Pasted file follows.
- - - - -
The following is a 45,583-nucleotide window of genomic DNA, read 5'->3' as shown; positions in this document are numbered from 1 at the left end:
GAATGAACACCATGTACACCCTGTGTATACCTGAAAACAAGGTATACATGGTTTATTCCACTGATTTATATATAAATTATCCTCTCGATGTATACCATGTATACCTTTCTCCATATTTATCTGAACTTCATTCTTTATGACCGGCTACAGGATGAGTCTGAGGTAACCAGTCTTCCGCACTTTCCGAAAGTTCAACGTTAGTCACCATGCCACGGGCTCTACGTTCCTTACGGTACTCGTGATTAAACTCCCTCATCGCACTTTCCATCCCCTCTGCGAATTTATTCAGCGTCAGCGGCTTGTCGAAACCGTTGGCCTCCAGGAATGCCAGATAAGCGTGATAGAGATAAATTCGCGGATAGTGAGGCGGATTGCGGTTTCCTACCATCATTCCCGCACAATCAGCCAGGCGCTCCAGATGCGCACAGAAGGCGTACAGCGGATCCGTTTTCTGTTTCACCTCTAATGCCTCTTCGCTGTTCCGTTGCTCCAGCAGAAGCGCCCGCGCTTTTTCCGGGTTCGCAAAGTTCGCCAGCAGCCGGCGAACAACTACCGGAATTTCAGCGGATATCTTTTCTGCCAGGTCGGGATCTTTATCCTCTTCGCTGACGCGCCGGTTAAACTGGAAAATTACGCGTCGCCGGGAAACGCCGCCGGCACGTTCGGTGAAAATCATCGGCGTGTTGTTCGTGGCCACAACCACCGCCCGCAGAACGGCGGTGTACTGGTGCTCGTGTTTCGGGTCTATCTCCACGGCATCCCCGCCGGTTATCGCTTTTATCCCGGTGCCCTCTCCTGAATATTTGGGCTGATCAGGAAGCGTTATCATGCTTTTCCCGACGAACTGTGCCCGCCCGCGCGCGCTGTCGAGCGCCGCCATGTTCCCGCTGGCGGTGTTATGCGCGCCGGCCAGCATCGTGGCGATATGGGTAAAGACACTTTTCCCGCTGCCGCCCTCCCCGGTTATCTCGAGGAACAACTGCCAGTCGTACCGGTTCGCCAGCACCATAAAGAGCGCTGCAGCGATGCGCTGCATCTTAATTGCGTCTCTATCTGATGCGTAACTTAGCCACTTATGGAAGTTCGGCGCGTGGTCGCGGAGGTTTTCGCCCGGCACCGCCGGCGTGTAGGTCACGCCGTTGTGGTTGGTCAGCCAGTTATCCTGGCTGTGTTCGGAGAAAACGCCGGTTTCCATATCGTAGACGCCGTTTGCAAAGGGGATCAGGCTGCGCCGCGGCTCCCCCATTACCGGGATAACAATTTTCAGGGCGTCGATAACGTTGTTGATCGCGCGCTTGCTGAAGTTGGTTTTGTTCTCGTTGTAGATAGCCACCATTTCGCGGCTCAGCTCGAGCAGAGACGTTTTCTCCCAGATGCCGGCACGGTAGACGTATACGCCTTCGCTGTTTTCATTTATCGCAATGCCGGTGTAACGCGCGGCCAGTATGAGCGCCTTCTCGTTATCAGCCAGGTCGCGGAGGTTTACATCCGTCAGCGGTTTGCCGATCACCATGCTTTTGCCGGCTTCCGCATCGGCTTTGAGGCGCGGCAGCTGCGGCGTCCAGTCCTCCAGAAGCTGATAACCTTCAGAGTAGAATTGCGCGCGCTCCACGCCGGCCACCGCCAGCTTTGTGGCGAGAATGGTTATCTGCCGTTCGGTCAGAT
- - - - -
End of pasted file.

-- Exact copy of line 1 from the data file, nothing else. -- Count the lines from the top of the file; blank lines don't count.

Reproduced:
The following is a 45,583-nucleotide window of genomic DNA, read 5'->3' as shown; positions in this document are numbered from 1 at the left end: